Ghana has ended its second and final round of arguments at the International Tribunal for the Law of the Sea (ITLOS) in Hamburg, Germany, accusing its neighbour Cote d’Ivoire for intentionally turning a blind eye to Ghana’s legal arguments.
According to the legal team from Ghana led by the Ms Gloria Akuffo – Attorney-General and Minister of Justice, Cote d’Ivoire’s arguments lacked merit as they have no evidence to back its claims that Ghana had moved into Cote d’Ivoire’s maritime space.
Ms Gloria Afua Akuffo closing arguments
The Attorney-General and Minister of Justice, Ms Gloria Afua Akuffo, has officially ended Ghana’s oral arguments at the International Tribunal for the Law of the Sea (ITLOS) with a call on the ITLOS to reject Cote d’Ivoire’s claims that Ghana has moved into its maritime boundary.
“And finally, we ask you to reject Cote d’Ivoire’s attempts to argue that an oil field built up and developed over decades should have been abandoned overnight in 2009 when Cote d’Ivoire decided that a different boundary would suit it better.
“The cynicism here is all that of Cote d’Ivoire, I am afraid to say, not of Ghana,” the Attorney-General noted.
She prayed the Special Chamber to apply well-established legal principles to a clear and consistent body of evidence.
“We submit that the law and the evidence point inexorably to the maritime boundary observed by both parties for half a century – the line, which we have termed the customary equidistance boundary. We say: You must uphold that line either as a result of the parties’ tacit agreement or by way of an adjustment to the provisional equidistance line to achieve an equitable solution,” Ms Akuffo prayed.
She said the duty of the Special Chamber was to bring finality to the dispute with what she termed as a “most valued neighbour and establish certainty of legal rights and entitlements of the parties’ fortune in the conduct of their affairs in the future.”
According to her, it would “be most unfortunate, should a contrary outcome, characterised by renewed and disruptive disputation between our two states and extending to third parties, be triggered by the decision of this Special Chamber.”
The Attorney-General and Minister of Justice is praying the Special Chamber to declare that Ghana and Cote d’Ivoire mutually recognised, agreed and applied an equidistance-based maritime boundary in the territorial sea, Exclusive Economic Zone (EEZ) and continental shelf within 200 Miles.
She is also praying the chamber to hold that the maritime boundary in the continental shelf beyond 200 Miles follows an extended equidistance boundary along the same azimuth (azimuth is a horizontal angle measured clockwise from any fixed reference plane or easily established base direction) as the boundary within 200 Miles to be the limit of the national jurisdiction.
Further to that, Ms Akuffo wants the Special Chamber to hold that Cote d’Ivoire was in accordance with international law, estopped from objecting to the agreed maritime boundary.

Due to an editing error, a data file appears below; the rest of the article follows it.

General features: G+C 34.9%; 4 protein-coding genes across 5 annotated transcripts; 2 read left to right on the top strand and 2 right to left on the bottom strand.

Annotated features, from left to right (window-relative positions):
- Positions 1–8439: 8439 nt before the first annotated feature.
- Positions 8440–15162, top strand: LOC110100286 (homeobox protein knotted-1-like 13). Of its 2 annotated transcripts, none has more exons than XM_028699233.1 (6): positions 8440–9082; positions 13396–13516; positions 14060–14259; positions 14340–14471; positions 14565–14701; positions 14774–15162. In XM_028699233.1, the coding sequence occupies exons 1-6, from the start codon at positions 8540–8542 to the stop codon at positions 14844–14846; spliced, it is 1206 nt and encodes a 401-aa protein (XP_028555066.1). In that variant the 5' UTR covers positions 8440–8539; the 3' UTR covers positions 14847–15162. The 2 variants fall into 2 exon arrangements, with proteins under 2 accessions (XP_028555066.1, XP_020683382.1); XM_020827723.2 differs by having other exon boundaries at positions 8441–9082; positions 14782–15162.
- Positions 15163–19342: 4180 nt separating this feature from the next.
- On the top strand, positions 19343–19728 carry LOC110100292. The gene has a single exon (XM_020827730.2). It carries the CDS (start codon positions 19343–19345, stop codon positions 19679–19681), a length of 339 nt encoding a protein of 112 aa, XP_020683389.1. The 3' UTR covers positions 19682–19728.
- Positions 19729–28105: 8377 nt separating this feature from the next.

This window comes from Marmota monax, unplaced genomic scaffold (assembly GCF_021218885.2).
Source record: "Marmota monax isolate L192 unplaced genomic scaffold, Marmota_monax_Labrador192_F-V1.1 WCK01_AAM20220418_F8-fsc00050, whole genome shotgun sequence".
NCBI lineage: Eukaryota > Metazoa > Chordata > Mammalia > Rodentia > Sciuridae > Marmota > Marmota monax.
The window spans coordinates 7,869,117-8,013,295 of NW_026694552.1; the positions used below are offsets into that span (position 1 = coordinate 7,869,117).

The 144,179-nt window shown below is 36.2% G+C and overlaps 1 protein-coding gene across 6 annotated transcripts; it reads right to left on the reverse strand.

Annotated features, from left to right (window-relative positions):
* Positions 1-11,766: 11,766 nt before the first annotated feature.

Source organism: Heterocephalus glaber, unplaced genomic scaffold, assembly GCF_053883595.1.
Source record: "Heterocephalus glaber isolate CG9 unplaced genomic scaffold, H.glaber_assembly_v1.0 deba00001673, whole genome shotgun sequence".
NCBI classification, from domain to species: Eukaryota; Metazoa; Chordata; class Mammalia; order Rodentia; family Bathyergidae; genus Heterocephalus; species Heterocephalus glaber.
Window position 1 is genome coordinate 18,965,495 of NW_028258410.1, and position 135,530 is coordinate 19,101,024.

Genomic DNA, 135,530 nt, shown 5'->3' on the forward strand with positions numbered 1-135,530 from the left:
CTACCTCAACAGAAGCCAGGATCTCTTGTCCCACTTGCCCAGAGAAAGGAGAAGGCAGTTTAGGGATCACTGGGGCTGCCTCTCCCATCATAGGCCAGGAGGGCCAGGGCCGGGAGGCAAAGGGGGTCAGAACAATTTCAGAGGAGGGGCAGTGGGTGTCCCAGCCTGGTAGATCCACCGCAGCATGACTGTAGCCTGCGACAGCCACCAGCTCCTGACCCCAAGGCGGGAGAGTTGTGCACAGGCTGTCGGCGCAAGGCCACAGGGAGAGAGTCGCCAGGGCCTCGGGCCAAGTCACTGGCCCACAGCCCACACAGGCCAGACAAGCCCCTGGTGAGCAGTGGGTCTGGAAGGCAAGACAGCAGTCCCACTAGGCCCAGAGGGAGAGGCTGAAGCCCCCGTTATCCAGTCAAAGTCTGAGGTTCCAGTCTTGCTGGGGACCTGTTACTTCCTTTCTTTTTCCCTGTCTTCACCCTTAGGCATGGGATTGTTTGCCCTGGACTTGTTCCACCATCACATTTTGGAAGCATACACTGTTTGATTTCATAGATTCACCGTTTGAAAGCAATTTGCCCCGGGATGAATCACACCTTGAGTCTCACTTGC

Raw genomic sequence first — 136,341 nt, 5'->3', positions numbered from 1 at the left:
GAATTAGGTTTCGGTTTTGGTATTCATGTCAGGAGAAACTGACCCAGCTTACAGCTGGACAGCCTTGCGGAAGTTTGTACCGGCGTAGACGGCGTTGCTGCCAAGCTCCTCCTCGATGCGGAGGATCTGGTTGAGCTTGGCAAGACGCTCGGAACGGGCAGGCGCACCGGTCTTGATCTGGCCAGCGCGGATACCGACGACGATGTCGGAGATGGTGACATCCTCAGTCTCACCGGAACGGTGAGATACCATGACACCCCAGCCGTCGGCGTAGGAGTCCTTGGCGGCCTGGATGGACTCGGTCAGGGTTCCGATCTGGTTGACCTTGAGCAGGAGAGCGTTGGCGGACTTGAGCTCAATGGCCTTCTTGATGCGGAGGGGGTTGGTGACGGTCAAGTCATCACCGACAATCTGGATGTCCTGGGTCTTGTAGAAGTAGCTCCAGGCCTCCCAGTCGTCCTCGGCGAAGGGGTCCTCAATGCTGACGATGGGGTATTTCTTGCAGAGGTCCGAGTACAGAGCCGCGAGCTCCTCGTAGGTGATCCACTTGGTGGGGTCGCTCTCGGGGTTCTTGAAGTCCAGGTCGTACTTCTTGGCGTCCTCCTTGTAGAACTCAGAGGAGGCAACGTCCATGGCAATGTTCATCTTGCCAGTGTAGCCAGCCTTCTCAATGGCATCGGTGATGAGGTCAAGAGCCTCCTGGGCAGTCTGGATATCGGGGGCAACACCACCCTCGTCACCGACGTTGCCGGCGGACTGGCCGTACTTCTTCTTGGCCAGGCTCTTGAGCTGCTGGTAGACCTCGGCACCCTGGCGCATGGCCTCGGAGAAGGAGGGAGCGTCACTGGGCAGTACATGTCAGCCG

Another order being sought by Ghana is a declaration that, “The land boundary terminus and starting point for the agreed maritime boundary is at Boundary Pillar 55 (BP 55).”
She said the chamber should also hold that, “The customary boundary between Ghana and Cote d’Ivoire in the Atlantic Ocean starts at BP 55, connects to the customary equidistance boundary mutually agreed by the parties at the outer limit of the territorial sea, and then follows the agreed boundary to a distance of 200 M. Beyond 200 M, the boundary continues along the same azimuth to the limit of national jurisdiction.”
Ghana is also asking the Special Chamber to reject Cote d’Ivoire’s claim that Ghana violated the Special Chamber’s April 25, 2015 order, as well as claims that Ghana violated Article 83 of the United Nations Convention on the Law of the Sea (UNCLOS) and Cote d’Ivoire’s rights.
Ghana’s lead international lawyer, Professor Philippe Sands
Also addressing the Special Chamber hearing the dispute concerning the delimitation of the maritime boundary between Ghana and Cote d’Ivoire, Ghana’s lead international lawyer, Professor Philippe Sands, according to the Mabel Aku Baneseh of the graphic, said: “Our friends offer you a cloud of smoke and a few lines: bisecting lines, regional problems, unequal access to resources and so on.
“We have noticed — as have you, certainly — the many points on which they have remained, for the most part, silent,” he said, stressing that “in particular they have found nothing to tell you about Côte d’Ivoire’s respect for a customary border along an equidistance line, from its accession to independence until 2009”.
Professor Sands noted that his colleagues on the other side made copious arguments “without bothering to pay attention to the replies made by Ghana at the beginning of last week to the Ivorian rejoinder”.
He said Cote d’Ivoire’s prayer to the Special Chamber hearing the dispute to adopt its bisector line argument had no basis in the present case and particularly when it had not been able to undo Ghana’s bountiful evidence before the Special Chamber.
Cote d’Ivoire’s basin
Turning to the picture of the basin provided by Cote d’Ivoire in 2005 and titled: “Deepwater Opportunities in Côte d’Ivoire”, Prof. Sands argued that “they have most of the hydrocarbons, but that is not enough, and now they want more”.
He further accused Cote d’Ivoire of being selective in the matter of geology and denied claims by that country that there would be total deprivation of its natural resources should the Special Chamber give effect to the existing boundary or an unadjusted other equidistance line.
Highlighting Côte d’Ivoire’s oil activity since 2005, he said: “…more than 178 wells, for exploration and development, have been drilled in Côte d’Ivoire’s sedimentary basin, leading to a cumulative production of 90 million barrels of oil and 400 billion cubic feet of gas. Ninety million barrels is a lot more than Ghana had at that time.”
Production in Cote d’Ivoire